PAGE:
What Lauren Poubert Gets Wrong About Air Travel After 9/11

DrDuring an appearance on FoxNews Thursday, Congresswoman Lauren Poubert (R-CO) dismissed the idea of ​​a common-sense gun overhaul after the recent school shooting, when a teen who legally purchased a semi-automatic rifle killed 19 students and two teachers in Texas.

“My firearm is my equalizer,” Poebert told Sean Hannity, before making what aviation experts say is a tantalizing analogy. “When 9/11 happened, we didn’t ban the planes. We secured the cockpits.”

“Her position is pretty absurd,” says Brian Del Monte, a former Pentagon official during the George W. “Yes, we did not ban the planes. But we also did nothing.”

In the aftermath of 9/11, the government, quickly and in a bipartisan fashion, made massive and sweeping changes to air travel — including a set of rules and restrictions for travelers that still exist today.

It began with an extensive investigation of how terrorists managed to hijack planes and turn them into weapons. “We had the 9/11 commission, which went through a huge number of pages of information and testimonies,” Del Monte says.

More from ForbesA Transportation Security Administration (TSA) official said: We have an “epidemic” of guns at US airports

What followed was a complete overhaul of aviation security in no time. “At the time, airport security was largely an outsourcing job,” Del Monte says.

But less than two months after the attacks, President Bush signed the Aviation and Transportation Security Administration Actwhich created the TSA, an agency that now employs more than 50,000 officers responsible for security at 440 federal airports.

Shortly thereafter, in December 2001, after “shoe bomber” Richard Reid attempted to detonate explosives hidden in his shoes on a flight from Paris to Miami, passengers were asked to remove their shoes at airport security checkpoints.

So in less than three months, plane passengers have gone from being able to walk through security a few minutes before a flight to having to show photo ID, take off their shoes and undergo security x-rays before boarding planes. Loved ones can no longer escort passengers directly to the gate to say goodbye.

And after other terrorist attempts came more restrictions. In 2006, after a terrorist plot to detonate liquid explosives on at least 10 flights from the UK to the US and Canada, airline passengers were further restricted, as the Transportation Security Administration banned all liquids, gels and aerosols from carry-on baggage. After a month, the base was diluted to create a 3-1-1 rule, which limits liquids and gels to containers of no more than 3.4 ounces in a quart resealable bag. This rule is still in place.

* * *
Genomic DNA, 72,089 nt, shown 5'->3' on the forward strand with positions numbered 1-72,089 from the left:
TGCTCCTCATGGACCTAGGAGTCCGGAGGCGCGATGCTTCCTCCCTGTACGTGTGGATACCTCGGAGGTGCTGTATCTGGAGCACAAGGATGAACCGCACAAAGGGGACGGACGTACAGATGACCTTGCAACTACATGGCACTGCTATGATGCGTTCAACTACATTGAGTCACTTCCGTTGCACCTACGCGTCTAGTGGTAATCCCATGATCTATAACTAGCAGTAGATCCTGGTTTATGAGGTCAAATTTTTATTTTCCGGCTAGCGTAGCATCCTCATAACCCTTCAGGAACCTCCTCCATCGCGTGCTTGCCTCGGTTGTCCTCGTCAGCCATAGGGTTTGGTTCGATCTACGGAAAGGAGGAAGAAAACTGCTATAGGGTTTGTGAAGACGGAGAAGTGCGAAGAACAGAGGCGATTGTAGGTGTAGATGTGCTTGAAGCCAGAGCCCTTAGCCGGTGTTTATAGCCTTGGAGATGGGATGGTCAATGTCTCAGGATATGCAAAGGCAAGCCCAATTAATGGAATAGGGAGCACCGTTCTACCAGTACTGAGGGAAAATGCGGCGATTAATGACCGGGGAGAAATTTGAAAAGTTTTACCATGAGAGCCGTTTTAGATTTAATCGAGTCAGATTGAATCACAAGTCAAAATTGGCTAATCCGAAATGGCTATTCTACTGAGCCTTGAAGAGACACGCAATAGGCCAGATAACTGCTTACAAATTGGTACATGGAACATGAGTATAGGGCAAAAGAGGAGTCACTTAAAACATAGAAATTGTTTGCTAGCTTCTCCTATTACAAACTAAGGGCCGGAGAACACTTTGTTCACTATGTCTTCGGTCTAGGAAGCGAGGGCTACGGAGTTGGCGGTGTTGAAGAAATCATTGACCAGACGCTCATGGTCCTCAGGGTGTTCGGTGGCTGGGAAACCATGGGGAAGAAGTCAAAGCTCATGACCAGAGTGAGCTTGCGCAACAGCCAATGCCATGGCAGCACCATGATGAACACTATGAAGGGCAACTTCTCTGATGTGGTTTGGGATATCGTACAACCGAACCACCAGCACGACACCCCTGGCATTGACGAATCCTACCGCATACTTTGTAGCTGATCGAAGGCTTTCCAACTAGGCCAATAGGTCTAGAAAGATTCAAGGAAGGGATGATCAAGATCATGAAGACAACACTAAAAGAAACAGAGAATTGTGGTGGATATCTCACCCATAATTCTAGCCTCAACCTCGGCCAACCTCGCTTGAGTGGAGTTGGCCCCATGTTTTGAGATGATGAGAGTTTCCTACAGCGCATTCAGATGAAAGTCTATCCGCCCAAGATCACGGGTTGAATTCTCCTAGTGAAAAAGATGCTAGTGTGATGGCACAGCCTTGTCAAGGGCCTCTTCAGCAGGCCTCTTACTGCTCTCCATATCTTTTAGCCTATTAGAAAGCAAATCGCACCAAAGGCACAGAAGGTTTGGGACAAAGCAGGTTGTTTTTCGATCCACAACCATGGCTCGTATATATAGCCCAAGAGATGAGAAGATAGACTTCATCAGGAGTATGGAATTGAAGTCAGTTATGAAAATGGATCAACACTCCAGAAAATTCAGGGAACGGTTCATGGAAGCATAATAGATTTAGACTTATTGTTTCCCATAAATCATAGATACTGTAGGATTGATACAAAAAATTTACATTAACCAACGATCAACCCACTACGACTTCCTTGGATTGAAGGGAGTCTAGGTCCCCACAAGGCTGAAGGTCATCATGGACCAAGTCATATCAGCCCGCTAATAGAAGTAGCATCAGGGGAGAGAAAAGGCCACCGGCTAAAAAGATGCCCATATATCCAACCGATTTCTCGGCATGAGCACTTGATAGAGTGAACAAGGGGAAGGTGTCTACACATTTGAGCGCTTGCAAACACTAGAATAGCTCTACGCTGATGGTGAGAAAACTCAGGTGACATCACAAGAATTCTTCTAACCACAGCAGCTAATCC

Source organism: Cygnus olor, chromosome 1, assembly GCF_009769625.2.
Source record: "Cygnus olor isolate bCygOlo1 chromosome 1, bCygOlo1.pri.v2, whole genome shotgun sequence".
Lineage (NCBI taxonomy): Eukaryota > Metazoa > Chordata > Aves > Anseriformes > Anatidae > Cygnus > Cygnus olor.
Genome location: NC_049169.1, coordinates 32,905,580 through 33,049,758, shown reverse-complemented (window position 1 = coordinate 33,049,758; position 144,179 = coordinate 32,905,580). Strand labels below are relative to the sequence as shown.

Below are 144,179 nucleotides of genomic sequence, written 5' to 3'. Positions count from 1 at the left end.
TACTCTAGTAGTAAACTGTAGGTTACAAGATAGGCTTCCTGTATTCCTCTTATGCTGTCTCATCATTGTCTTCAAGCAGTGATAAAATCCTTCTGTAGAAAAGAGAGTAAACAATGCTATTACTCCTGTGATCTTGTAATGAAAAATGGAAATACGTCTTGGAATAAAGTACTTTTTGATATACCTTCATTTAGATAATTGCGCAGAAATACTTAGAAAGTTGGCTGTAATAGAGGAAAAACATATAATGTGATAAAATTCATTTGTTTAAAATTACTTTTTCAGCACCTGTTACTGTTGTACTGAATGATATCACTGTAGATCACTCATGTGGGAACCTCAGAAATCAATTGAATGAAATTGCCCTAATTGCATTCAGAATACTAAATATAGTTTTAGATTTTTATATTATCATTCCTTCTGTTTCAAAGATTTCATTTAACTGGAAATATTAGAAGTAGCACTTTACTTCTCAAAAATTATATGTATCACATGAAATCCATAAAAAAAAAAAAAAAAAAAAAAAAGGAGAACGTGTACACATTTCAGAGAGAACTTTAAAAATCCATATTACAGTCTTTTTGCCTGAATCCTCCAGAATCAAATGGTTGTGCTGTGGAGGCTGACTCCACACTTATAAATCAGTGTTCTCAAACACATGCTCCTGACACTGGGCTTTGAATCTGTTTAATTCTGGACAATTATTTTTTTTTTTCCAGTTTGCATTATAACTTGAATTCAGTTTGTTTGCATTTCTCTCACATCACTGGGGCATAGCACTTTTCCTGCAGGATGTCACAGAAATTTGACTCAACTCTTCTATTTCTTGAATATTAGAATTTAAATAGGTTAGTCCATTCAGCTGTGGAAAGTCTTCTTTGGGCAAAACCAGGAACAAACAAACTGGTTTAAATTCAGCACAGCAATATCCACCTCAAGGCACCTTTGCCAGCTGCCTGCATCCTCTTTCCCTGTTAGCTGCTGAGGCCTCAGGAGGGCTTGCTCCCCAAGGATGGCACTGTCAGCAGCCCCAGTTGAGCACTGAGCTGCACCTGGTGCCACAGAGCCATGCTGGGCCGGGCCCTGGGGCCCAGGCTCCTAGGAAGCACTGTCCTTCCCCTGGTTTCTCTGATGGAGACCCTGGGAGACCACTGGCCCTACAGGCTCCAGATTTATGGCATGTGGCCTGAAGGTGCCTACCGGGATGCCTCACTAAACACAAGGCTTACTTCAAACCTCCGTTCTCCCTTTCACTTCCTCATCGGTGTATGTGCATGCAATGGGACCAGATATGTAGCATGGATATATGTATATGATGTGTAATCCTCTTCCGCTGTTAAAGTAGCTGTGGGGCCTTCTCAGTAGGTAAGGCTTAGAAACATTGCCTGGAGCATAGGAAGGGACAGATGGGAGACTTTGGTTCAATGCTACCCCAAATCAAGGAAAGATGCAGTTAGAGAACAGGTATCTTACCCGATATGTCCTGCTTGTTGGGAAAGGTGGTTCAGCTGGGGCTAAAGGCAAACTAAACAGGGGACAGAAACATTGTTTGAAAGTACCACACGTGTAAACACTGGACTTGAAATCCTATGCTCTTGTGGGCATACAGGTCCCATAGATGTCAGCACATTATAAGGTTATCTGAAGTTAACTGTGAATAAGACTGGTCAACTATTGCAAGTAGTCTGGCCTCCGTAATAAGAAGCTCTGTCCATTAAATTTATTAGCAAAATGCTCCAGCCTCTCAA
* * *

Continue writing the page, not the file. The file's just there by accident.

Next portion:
In 2017, after an “increasing threat to aviation security,” the Transportation Security Administration began requiring most travelers to remove laptop computers and other electronic devices larger than a mobile phone from hand luggage. Only travelers who have previously been screened with TSA PreCheck can skip this step.

More from ForbesTSA: US Travelers Keep ‘Forgetting’ They’ve Packed Loaded Rifles

As Representative Poibert knows, TSA officers’ main priority is to prevent weapons or explosives from getting on planes. Last year, the agency picked up 5,972 record-breaking firearms at airport checkpoints, the most ever — a 35% jump from the 4,432 guns found in 2019, before Covid-19 plunged passengers. Airmen.

Perhaps most worrisome, more than 80% of firearms seized at airport security checkpoints are loaded, according to TSA records.

Any airline passenger is permitted to travel with a firearm as long as it is unloaded and packed in checked baggage, separately from ammunition, in a locked bag and declared at the airline’s check-in counter. A TSA spokesperson said: “The airline will make sure to put it in the belly of the plane.” In addition, people who wish to travel with their firearms need to know the gun laws in and to the jurisdictions they are traveling to.

Notably, laws banning guns on planes have been in place for decades — long before the Transportation Security Administration even existed, and before the 9/11 terrorist attack in 2001.

But the events of 9/11 changed air travel drastically. “The structure of the national security apparatus has changed in order to respond to and mitigate the impact and loss of life of such a terrorist attack,” Del Monte says. “If we’re going to do that with respect to gun violence, it’s going to require the federal government to take a serious look at why kids get guns and why they can go to school.”

Lauren Boibert’s office is closed on the weekend and cannot be reached for comment.

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